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You actually can't* use the firewall to prevent a USG or EdgeRouter from phoning home as the WAN_LOCAL rules only apply to inbound traffic.

* Possibly by some other combination of dropping Established/Related traffic. I think that'll get gnarly for the instances where WAN_LOCAL traffic is needed -- VPN, connectivity checks for load balancing, etc.




“eth0_in affects traffic entering the ER on eth0 that gets forwarded to somewhere behind the ER

eth0_out affects traffic leaving the ER on eth0

eth0_local affects traffic that enters the ER on eth0 and is targetted directly at the ER itself (e.g. the webgui)”

In this case you would put the rule on eth0_out, not eth0_local.


Not sure what you're quoting, but you are misinterpreting it. The IN / OUT rulesets absolutely do not impact traffic that originated from or is destined to the router itself.

Just now I verified with the following partial ruleset on a EdgeRouter I have in production:

  set firewall name WAN_OUT default-action accept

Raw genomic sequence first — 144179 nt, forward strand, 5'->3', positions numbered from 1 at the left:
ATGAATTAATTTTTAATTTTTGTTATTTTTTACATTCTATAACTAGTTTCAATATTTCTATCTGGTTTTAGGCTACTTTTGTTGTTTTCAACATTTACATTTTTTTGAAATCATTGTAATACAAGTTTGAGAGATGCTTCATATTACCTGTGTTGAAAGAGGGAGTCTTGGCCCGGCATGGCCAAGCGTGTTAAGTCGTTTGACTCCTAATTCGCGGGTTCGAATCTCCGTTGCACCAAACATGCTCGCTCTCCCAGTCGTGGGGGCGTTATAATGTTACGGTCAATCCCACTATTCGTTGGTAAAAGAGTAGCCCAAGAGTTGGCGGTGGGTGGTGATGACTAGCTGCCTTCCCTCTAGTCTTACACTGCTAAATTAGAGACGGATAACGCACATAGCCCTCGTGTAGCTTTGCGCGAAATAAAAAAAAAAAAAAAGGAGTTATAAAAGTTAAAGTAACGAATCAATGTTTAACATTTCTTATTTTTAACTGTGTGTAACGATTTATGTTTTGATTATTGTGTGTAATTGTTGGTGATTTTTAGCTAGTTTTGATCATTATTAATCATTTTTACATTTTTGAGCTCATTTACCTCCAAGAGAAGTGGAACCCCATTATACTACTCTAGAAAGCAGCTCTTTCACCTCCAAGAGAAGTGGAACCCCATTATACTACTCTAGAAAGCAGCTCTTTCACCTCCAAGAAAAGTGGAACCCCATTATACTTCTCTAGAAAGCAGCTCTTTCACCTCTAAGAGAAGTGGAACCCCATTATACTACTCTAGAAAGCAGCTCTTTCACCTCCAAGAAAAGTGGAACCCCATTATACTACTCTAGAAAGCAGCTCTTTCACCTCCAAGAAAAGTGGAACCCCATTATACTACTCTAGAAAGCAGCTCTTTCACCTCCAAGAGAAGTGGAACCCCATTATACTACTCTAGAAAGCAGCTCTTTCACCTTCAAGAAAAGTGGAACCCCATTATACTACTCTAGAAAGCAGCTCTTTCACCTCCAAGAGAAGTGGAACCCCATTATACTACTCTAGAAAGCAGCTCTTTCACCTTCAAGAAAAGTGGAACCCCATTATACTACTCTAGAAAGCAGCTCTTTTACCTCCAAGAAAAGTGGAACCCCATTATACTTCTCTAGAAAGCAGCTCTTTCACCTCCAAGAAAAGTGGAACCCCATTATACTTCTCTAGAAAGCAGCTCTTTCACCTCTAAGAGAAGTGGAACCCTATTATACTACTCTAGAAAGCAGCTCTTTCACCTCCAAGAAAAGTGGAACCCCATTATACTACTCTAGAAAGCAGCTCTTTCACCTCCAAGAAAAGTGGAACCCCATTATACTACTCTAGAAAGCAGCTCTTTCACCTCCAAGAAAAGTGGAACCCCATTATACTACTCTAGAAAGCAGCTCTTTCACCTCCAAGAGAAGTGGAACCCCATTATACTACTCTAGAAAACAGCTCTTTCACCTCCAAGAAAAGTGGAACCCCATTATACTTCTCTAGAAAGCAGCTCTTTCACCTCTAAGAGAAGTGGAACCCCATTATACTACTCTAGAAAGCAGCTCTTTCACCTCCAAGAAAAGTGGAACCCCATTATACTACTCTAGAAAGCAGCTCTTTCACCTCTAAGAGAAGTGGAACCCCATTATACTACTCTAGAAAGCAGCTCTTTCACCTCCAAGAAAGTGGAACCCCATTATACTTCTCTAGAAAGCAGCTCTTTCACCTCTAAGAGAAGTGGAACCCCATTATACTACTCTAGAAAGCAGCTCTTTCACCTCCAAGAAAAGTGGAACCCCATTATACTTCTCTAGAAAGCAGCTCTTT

set firewall name WAN_OUT rule 300 action drop
  set firewall name WAN_OUT rule 300 description 'block 1.1.1.1'
  set firewall name WAN_OUT rule 300 destination address 1.1.1.1
  set firewall name WAN_OUT rule 300 protocol all
  set interfaces ethernet eth0 firewall out name WAN_OUT
Devices behind that ER can no longer communicate with 1.1.1.1, but the ER itself can.

The only way to filter traffic from the router would be to drop the standard "Allow Established / Related" rule from WAN_LOCAL, retain the default drop action, and make specific rules allow whatever the router should be permitted to communicate with. And that would still allow packets to escape the router -- for TCP the communications channel is effectively dead since the handshake can never complete, but it could blast out all the UDP it wants.




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